Chicago radically expanding anti-violence program to 6 more neighborhoods

Craig Wall Image
Friday, February 2, 2024
Chicago radically expands anti-violence program
Elected, civic and business leaders announced plans to dramatically expand an anti-violence program in the city of Chicago to a total of 7 neighborhoods.

CHICAGO (WLS) -- Elected, civic and business leaders announced plans to dramatically expand an anti-violence program in the city of Chicago.

The ambitious program takes what is already in place in one community and expand it into seven other neighborhoods where people are most at risk of shooting or being shot.

In the past week, the city has already seen the murder of two students outside Innovation High School last Friday and then a triple shooting outside Senn High School Wednesday night that killed one teen and wounded two more.

Thursday community and elected leaders announced a $400 million public-private partnership to expand violence intervention efforts.

"No other city in America has put together this kind of broad public-private partnership to achieve such a transformative reduction in gun violence," said Vaughn Bryant, executive director of Metropolitan Peace Initiatives.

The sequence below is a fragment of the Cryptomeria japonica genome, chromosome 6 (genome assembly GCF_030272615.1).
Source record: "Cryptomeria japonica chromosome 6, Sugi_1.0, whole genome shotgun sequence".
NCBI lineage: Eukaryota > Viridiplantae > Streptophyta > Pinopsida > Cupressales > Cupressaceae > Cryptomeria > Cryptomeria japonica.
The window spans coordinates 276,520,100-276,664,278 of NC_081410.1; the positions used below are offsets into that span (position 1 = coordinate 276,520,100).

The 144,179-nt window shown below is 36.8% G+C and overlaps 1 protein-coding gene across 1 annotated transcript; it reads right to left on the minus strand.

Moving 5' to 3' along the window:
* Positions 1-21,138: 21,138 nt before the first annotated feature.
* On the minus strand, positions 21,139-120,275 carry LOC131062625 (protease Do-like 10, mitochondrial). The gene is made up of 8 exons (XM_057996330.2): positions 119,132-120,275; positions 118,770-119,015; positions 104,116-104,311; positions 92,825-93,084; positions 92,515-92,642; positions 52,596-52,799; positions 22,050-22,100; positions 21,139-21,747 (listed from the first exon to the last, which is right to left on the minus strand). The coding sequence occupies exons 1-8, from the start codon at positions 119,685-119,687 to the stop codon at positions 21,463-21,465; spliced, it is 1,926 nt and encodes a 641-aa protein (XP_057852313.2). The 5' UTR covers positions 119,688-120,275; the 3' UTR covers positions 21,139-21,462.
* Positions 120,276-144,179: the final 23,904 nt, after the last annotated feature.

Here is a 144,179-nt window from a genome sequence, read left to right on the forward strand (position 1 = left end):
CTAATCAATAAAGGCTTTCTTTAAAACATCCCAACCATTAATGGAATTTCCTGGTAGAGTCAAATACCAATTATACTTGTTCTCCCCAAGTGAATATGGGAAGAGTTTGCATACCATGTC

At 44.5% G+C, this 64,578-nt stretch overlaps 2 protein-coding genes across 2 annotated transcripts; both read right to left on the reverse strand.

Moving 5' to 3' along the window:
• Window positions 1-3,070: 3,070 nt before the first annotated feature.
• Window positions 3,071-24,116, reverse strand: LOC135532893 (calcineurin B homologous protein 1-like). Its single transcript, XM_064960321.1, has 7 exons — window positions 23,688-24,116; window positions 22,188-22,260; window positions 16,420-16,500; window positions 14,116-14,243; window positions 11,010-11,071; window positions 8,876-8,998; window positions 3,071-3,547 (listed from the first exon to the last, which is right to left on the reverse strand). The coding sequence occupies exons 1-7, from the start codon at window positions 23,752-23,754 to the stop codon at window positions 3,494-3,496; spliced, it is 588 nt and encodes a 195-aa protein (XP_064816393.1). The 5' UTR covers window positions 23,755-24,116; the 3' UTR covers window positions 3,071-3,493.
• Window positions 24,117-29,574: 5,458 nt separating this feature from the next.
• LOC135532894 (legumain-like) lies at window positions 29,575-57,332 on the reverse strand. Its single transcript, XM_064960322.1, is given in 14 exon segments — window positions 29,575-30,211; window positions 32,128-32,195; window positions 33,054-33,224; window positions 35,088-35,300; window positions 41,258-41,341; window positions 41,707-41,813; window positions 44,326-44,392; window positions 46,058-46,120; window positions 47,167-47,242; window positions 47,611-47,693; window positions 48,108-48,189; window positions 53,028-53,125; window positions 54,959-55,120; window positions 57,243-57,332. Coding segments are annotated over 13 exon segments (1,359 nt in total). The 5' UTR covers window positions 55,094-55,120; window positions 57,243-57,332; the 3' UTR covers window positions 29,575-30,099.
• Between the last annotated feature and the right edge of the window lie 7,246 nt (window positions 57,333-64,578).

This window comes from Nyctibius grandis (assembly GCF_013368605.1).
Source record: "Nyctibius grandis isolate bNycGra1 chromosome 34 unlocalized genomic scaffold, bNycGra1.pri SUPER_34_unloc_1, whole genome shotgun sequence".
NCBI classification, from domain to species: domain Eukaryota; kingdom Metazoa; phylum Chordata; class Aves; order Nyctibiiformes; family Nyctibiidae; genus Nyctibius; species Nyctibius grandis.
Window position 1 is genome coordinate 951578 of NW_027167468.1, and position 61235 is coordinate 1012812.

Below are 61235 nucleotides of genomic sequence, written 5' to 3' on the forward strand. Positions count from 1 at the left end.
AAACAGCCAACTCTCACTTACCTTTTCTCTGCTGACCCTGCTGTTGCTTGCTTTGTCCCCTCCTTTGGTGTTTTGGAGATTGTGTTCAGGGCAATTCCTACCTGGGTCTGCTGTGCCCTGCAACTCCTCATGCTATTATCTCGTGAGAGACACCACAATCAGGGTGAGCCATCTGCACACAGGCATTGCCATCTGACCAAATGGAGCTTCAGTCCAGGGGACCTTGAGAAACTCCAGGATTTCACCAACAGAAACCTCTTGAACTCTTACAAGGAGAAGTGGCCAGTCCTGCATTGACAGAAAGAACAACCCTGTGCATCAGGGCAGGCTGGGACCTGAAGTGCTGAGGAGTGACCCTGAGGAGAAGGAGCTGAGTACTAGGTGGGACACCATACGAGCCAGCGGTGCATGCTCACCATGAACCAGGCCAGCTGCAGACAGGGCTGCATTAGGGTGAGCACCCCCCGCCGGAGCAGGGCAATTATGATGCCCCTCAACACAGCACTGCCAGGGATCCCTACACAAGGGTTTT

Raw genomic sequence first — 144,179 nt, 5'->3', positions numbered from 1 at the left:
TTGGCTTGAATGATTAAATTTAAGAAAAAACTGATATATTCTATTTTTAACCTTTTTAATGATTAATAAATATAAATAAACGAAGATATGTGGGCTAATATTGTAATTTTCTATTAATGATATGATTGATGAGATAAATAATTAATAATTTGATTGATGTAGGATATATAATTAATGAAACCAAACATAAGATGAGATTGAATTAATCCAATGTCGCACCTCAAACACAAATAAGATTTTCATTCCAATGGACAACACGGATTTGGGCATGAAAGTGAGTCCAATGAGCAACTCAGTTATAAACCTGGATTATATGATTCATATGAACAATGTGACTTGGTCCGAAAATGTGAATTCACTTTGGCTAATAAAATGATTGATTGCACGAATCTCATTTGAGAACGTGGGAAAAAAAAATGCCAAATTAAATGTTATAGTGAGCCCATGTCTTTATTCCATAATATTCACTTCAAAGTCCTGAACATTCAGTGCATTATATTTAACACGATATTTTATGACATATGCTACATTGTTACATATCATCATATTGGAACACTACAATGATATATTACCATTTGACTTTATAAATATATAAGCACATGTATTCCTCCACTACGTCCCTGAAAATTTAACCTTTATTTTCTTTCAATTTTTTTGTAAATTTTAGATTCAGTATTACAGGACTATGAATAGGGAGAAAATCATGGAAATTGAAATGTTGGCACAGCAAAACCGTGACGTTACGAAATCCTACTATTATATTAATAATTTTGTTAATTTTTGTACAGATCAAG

Officials noted Chicago has seen a 31% drop in shootings over the past two years, but the two recent shootings near schools have been a sobering reality check.

"We should celebrate the progress, we should celebrate the momentum, but everybody here knows how far we have to go," said Arne Duncan, founder of CRED Chicago. "To live with that level of fear and trauma and heartbreak is unacceptable."

Community violence intervention groups currently work together to tamp down shootings in North Lawndale. The new initiative would expand that effort in the coming weeks to include six more neighborhoods on the West and South Sides.

Those on the ground hope the expansion will help them better reach people prone to violence.

"Because even if they're not listening, like you knowing them personally and being around them all their life, like even if you don't hit them right, then and there, it's going to sit on their mind they're gonna think about it down the line," said Jacques Green, Humboldt Park violence interrupter.

But despite the recent shootings near schools, Mayor Brandon Johnson is not backing down on his plan to remove all police officers from CPS schools. He said his focus will be on having officers outside schools during arrival and dismissal.

"We're not going to allow these individuals who are taking their anguish and pain out on the rest of the community. We're not going to allow them to terrorize our communities and force us to live in fear," the mayor said.

Police Superintendent Larry Snelling also pledged support and partnerships with violence intervention groups. Business and philanthropic group shave raised $65 million of the promised $100 million for the campaign.